University of Oulu

High-resolution short-wave infared hyperspectral characterization of alteration at the Sadiola Hill gold deposit, Mali, Western Africa

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Author: Martynenko, Semyon1
Organizations: 1University of Oulu, Faculty of Technology, Oulu Mining School, Geology
Format: ebook
Version: published version
Access: open
Online Access: PDF Full Text (PDF, 11.3 MB)
Pages: 103
Persistent link:
Language: English
Published: Oulu : S. Martynenko, 2019
Publish Date: 2019-06-25
Thesis type: Master's thesis
Tutor: Tuisku, Pekka
Hein, Kim
Ruitenbeek, Frank van
Reviewer: Strand, Kari
Tuisku, Pekka


Sadiola Hill is an ~8 Moz gold deposit located in western Mali within a ca. 2200–2050 Ma tectonic window known as Kédougou-Kénieba inlier (KKI), exposing the Western African craton. The deposit is hosted in a metasedimentary package made up of impure carbonate rocks, wackes, and arenites intruded by three distinct igneous phases. A N-S-trending Sadiola shear zone, related to the regional Senegalo-Malian shear zone, and NNE-trending third order fault splays acted as conduits for auriferous hydrothermal fluid flow (Hein and Tshibubudze 2007; Cameron 2010; Masurel et al. 2017). This study determined that gold is associated with ferroan dolomite/dolomite+/-ankerite- muscovite to Al-poor muscovite- phlogopite, cogenetic with sulphide precipitation. The intensity of white mica replacement of biotite, and abundance of Fe-bearing carbonates in association with phlogopite, are good predictors of gold mineralization. Within well-mineralized samples phlogopite occurs as gangue silicate that recrystallized after sulphidation reactions took place. Geochemical data agree with the hyperspectral interpretation of ore-stage alteration assemblages, as K/Al molar, Mg/Al molar, and total C enrichment positively correlated with increasing gold grade.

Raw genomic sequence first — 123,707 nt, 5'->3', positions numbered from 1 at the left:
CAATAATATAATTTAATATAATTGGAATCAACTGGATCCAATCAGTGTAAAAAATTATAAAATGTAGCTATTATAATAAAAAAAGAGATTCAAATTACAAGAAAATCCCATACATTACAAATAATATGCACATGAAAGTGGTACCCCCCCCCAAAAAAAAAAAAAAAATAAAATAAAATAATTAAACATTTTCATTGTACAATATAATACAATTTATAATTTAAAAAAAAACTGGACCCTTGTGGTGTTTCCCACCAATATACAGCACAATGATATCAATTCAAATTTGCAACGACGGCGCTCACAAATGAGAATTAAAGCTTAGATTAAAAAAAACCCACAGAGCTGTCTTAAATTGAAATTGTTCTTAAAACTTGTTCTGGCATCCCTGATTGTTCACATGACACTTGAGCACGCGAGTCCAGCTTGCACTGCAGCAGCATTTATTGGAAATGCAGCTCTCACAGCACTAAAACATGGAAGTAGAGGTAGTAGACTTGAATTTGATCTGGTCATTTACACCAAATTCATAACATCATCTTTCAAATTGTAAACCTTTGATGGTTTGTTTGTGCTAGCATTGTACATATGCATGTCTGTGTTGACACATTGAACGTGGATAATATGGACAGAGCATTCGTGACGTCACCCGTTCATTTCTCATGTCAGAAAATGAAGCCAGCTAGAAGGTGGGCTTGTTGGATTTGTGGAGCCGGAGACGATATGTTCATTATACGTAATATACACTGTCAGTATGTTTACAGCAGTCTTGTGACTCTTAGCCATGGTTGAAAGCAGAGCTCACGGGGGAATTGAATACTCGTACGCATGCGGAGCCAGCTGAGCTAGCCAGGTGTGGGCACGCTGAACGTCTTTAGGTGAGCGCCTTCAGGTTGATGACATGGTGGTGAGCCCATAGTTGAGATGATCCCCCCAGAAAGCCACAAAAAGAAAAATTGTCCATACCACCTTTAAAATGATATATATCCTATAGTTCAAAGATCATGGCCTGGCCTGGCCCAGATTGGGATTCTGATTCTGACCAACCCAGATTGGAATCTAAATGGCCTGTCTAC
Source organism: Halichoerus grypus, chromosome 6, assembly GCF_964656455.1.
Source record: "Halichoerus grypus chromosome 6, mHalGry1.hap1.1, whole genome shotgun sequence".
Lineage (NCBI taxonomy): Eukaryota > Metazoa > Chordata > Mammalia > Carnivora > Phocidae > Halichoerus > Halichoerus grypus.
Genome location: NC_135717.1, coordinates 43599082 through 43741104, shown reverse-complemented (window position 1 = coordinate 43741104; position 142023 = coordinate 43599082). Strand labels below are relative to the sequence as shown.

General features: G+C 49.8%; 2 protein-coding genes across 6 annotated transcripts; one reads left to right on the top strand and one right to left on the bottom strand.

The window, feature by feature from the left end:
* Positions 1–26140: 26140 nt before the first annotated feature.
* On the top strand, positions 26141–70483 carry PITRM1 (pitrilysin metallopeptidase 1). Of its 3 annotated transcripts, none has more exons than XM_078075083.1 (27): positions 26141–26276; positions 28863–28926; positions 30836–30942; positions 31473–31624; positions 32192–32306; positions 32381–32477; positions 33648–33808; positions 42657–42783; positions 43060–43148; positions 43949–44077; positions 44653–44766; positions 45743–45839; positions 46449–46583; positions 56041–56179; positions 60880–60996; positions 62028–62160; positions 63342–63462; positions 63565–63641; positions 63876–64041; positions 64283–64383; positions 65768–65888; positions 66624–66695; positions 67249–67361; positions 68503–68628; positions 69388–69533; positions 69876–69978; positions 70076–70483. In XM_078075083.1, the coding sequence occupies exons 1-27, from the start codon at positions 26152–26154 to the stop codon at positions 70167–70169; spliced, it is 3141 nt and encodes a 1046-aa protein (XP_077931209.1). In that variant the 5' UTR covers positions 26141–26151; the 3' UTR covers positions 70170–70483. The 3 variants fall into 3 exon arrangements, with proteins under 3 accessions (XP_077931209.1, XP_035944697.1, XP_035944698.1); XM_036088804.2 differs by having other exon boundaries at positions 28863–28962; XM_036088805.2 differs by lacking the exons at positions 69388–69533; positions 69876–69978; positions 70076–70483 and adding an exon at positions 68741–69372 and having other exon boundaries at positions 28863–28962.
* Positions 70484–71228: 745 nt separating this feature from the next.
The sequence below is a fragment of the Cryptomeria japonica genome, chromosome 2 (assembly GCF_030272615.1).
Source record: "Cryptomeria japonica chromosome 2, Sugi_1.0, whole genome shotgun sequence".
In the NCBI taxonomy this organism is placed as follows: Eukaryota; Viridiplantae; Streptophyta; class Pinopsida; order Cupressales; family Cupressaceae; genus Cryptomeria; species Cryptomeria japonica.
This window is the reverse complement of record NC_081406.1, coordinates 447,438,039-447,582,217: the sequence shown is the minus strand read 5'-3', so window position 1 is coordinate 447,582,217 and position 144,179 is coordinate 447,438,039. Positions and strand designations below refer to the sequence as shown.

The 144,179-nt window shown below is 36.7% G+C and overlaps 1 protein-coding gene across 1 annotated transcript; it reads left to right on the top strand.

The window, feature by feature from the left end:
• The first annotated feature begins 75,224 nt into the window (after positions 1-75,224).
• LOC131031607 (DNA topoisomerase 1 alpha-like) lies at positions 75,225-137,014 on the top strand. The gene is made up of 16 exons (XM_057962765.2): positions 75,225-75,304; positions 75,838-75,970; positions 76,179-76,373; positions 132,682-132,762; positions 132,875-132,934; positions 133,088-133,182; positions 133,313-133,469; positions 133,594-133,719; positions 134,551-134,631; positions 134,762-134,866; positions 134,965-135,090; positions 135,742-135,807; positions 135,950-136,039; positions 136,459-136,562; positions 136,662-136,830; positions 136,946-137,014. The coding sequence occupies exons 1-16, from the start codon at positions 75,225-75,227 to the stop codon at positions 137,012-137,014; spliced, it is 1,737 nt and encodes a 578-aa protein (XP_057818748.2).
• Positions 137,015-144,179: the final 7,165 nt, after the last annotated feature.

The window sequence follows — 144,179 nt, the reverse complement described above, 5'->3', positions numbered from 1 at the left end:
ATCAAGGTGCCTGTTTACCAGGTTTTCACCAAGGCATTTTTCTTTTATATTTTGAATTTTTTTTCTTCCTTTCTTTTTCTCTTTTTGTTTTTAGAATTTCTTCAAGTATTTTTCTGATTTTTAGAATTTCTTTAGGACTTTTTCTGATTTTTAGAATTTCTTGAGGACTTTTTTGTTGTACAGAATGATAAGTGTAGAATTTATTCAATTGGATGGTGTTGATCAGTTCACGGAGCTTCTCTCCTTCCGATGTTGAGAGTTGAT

Differences in spectral expression of carbonate alteration in the greywacke, diorite, and impure marble were well-constrained during this study. Syn-mineralization carbonate is dolomite in the impure marble unit and attains ferroan dolomite-ankerite composition in the greywacke and diorite. The differences in the Fe content between the ore-stage carbonates expressed in different rock types can be explained by progressive rock-buffering with the surrounding Fe-rich minerals within the diorite and greywacke. As the impure carbonate unit is Mg-rich, the ore-stage dolomite consistently shows low Fe-content. Furthermore, Fe in biotite was preferentially consumed by sulphidation reactions, leaving no residual iron for the dolomite.

Muscovite and Al-poor muscovite occur in all host rocks and are associated with gold grade in the impure carbonate and the greywacke. Investigation of protolith control revealed that white mica is consistently more aluminous and attains higher crystallinity values in tonalite, while cogenetic white mica within the greywacke is Al-poor illite. These variational differences are attributed to availability of Al³⁺ and lower Mg²⁺ content in the tonalite to produce muscovite. Phengite (Al-OH at ~2225nm) occurs in the system as a minor post-mineral alteration phase. Finally, Illite crystallinity has a common trend of increasing veinward, which was attributed to lower degree of fluid-rock interaction in the vein centre and higher fluid/rock ratio.

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Copyright information: © Semyon Martynenko, 2019. This publication is copyrighted. You may download, display and print it for your own personal use. Commercial use is prohibited.